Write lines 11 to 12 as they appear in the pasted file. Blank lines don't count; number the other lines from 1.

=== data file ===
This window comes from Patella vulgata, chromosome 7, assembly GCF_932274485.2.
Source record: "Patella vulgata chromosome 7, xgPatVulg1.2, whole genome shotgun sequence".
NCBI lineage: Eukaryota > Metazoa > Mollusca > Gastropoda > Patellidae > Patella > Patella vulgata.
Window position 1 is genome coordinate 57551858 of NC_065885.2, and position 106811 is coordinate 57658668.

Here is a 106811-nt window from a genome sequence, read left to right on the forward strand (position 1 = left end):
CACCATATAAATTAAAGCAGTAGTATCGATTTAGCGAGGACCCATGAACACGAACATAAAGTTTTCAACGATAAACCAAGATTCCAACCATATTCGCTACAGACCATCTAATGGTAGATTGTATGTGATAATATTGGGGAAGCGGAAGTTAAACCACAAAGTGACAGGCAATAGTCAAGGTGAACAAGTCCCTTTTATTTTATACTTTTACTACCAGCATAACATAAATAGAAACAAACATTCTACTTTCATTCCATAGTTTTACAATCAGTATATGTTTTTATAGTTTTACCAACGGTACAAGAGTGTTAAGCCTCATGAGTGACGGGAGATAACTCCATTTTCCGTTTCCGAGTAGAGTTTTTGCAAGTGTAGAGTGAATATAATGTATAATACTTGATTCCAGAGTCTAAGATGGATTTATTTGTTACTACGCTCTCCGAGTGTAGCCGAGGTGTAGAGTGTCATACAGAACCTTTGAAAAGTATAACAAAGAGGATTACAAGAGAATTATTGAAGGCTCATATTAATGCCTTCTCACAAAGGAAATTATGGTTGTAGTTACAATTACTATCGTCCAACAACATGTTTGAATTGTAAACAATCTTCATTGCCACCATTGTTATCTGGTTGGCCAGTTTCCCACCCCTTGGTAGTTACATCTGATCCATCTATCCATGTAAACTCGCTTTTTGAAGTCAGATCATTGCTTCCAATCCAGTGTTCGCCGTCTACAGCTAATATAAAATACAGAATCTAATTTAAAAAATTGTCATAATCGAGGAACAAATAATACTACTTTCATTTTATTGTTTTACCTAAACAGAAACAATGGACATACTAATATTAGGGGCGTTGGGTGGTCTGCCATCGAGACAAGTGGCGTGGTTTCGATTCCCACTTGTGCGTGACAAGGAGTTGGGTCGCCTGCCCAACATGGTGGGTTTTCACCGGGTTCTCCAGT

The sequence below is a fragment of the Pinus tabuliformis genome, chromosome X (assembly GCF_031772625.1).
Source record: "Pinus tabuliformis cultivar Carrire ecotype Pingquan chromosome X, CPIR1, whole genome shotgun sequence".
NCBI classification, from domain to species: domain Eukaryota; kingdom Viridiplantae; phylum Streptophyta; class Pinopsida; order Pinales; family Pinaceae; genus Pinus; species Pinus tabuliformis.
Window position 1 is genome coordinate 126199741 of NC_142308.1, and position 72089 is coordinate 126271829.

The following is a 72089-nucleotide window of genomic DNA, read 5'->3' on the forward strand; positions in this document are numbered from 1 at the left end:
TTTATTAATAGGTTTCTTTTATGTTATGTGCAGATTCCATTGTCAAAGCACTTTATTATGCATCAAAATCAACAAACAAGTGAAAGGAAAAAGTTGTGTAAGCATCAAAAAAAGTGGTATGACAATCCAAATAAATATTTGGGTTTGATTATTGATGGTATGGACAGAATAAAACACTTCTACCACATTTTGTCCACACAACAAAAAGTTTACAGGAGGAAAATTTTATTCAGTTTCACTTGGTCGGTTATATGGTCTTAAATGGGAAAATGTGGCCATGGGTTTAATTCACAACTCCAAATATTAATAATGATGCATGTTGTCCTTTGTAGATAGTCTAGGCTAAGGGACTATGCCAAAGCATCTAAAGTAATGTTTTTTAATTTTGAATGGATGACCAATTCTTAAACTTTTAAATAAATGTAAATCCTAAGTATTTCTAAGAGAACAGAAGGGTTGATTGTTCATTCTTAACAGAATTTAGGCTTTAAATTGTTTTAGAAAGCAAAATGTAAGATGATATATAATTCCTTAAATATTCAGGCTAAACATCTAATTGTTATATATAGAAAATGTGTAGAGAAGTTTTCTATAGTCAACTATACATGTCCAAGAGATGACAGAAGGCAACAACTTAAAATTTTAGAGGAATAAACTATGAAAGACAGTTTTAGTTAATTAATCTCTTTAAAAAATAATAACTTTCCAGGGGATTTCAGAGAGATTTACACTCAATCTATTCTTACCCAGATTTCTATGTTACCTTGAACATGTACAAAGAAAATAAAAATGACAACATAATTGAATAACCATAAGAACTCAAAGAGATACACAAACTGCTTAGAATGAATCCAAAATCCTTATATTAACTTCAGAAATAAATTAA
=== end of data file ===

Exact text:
The following is a 72089-nucleotide window of genomic DNA, read 5'->3' on the forward strand; positions in this document are numbered from 1 at the left end:
TTTATTAATAGGTTTCTTTTATGTTATGTGCAGATTCCATTGTCAAAGCACTTTATTATGCATCAAAATCAACAAACAAGTGAAAGGAAAAAGTTGTGTAAGCATCAAAAAAAGTGGTATGACAATCCAAATAAATATTTGGGTTTGATTATTGATGGTATGGACAGAATAAAACACTTCTACCACATTTTGTCCACACAACAAAAAGTTTACAGGAGGAAAATTTTATTCAGTTTCACTTGGTCGGTTATATGGTCTTAAATGGGAAAATGTGGCCATGGGTTTAATTCACAACTCCAAATATTAATAATGATGCATGTTGTCCTTTGTAGATAGTCTAGGCTAAGGGACTATGCCAAAGCATCTAAAGTAATGTTTTTTAATTTTGAATGGATGACCAATTCTTAAACTTTTAAATAAATGTAAATCCTAAGTATTTCTAAGAGAACAGAAGGGTTGATTGTTCATTCTTAACAGAATTTAGGCTTTAAATTGTTTTAGAAAGCAAAATGTAAGATGATATATAATTCCTTAAATATTCAGGCTAAACATCTAATTGTTATATATAGAAAATGTGTAGAGAAGTTTTCTATAGTCAACTATACATGTCCAAGAGATGACAGAAGGCAACAACTTAAAATTTTAGAGGAATAAACTATGAAAGACAGTTTTAGTTAATTAATCTCTTTAAAAAATAATAACTTTCCAGGGGATTTCAGAGAGATTTACACTCAATCTATTCTTACCCAGATTTCTATGTTACCTTGAACATGTACAAAGAAAATAAAAATGACAACATAATTGAATAACCATAAGAACTCAAAGAGATACACAAACTGCTTAGAATGAATCCAAAATCCTTATATTAACTTCAGAAATAAATTAA